Barcamp Non-Profits is running on April 8th in London.
My friend and colleague Jason Caplin pointed out today that the LSE have open up the lectures for their undergraduate course on British government and how it all works.
It’s a fantastic resource, and great that they have shared this openly, as it’s something that would be of use to anyone working in and around government.
However, the formatting isn’t all that great and it doesn’t work brilliantly on mobile. Plus, there’s no ability for learners to ask questions, leave comments or discuss the topics.
So, I very quickly threw together a WordPress site to rehouse the videos, using a nice simple responsive theme and layout. I also enabled comments, so there’s a bit of a social element there as well.
I’d be really interested to know from folk if this has been a worthwhile endeavour, and if you make use of the site. Also, if you have any suggestions for improvement.
The site is at http://britgov.learninglabs.org.uk/
The Government Digital Service has released a big list defining the skills needed for transformation.
It’s certainly comprehensive. It’s fair to say that it is more a list of skills that people need rather than the details of what goes into those skills, or how you start to equip a team with them.
However, for anyone putting together a team to tackle digital transformation, it’s a great guide for what people you’ll need on board.
Another nice Ted talk for the collection.
Making toast doesn’t sound very complicated — until someone asks you to draw the process, step by step. Tom Wujec loves asking people and teams to draw how they make toast, because the process reveals unexpected truths about how we can solve our biggest, most complicated problems at work. Learn how to run this exercise yourself, and hear Wujec’s surprising insights from watching thousands of people draw toast.
Interesting way of describing things from Methods:
There was a debate raging late last week about the needs of digital in local government (again). I wrote up some thoughts to share with everyone – I was feeling somewhat limited by the 140 character confines of Twitter – and I may as well post them here too.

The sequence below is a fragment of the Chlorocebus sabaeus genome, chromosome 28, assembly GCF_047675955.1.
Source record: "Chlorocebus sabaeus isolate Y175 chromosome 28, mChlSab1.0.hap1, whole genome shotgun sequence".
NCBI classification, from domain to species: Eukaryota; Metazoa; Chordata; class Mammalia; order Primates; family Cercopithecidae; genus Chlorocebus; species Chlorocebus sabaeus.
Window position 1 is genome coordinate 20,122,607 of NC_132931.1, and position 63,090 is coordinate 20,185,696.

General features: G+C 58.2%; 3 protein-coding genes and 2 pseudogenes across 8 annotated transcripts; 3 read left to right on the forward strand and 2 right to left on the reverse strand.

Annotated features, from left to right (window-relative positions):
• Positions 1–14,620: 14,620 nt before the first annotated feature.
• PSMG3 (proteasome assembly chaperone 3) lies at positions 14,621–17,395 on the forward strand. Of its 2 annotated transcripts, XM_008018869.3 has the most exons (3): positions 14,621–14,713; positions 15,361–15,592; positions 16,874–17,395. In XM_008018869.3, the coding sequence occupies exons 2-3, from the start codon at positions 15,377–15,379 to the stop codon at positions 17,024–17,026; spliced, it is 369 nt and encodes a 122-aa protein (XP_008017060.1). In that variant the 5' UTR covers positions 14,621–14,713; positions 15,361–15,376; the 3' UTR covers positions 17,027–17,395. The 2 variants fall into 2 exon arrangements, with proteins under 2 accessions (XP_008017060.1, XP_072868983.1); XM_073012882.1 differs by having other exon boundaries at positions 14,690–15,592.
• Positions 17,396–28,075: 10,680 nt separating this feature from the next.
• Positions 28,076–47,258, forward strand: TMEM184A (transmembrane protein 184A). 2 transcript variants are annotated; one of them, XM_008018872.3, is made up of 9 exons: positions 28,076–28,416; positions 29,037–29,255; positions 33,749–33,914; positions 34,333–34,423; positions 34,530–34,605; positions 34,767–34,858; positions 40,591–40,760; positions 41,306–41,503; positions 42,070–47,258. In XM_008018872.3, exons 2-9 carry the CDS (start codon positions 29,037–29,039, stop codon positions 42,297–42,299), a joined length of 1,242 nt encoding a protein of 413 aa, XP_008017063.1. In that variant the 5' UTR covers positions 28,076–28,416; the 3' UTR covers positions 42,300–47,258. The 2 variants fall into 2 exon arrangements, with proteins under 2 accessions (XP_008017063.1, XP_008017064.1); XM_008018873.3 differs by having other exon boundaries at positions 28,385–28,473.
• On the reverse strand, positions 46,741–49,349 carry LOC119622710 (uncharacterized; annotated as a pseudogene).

The GDS has set out, in the service manual, a pretty good template for how an organisation should go about ‘transforming’ services to make the most of the internet.
It covers taking a user-centered approach; delivering using agile, iterative methods; the importance of good design; and the need for measurement and continuous improvement.
This could easily be taken and given a quick edit to make it work within the local government context. Local government would benefit from having a consistent, shared set of processes to use get this stuff done.
Different councils will use these processes and get different results depending on their context. However, the shared process means they can share experience, staff and other stuff with one another and all be talking the same language.
What local government really lacks across the board is the capability to deliver this change. The service manual talks of what is needed in the multi-disciplinary team. The vast majority of councils do not know what these roles even mean, let alone have people able to fill them.
This is not to be critical of councils or the people working in them. GDS had to go on a massive recruitment drive to bring this talent into central government. Local government needs to find a way to do the same.
However, many councils are too small to justify having full time permanent employees doing these roles. They cannot afford them. Also, even if they could, they would find it incredibly hard to recruit anyone of the required standard. There just aren’t enough to go around.
So, a shared capability pool is something that ought to be looked into. Something made a lot easier by having a shared process, mentioned above. Councils could pool together locally and create a shared digital service. Counties could provide a service to local districts. Private sector suppliers could have consultants available for hire that cover all the necessary roles as and when they are needed.
The other thing GDS has done is built technology platforms and services. The big one is the single domain project, with the publishing platform. This is not the place for local government to start.
With lots of councils using the same process at a similar time, with shared people delivering it, it will soon emerge that lots of councils will be working on transforming the same services at the same time. This should lead to conversations about collaborating on developing digital services – those building blocks that all public services rely on, like booking, paying, registering, emailing, web-hosting, data storing, consulting, etc etc.
So, by creating a shared set of processes, working out how to develop the needed capability to deliver, and then emerging collaborations on technology, a local ‘digital service’ starts to form. Only, it’s not one organisation, it’s not a central gov imposed thing, nor a big fat IT outsourcing contract.
Light posting in these parts recently. I’ve been somewhat distracted by the so-far unsuccessful job hunt.
I have had a couple of pieces published elsewhere though. Firstly, a post on Comms 2.0 about mobile:
The growth in popularity of messaging applications, such as Whatsapp, Snapchat, Facebook Messenger, Kik and others have caused a few communicators to start thinking about what the impact of these new channels might have on the way we engage with our communities.
[Intranets are] stuffed full of useless, out of date information, are hard to navigate, have appalling search engines, and most damningly of all, don’t really have a good reason to exist in the first place.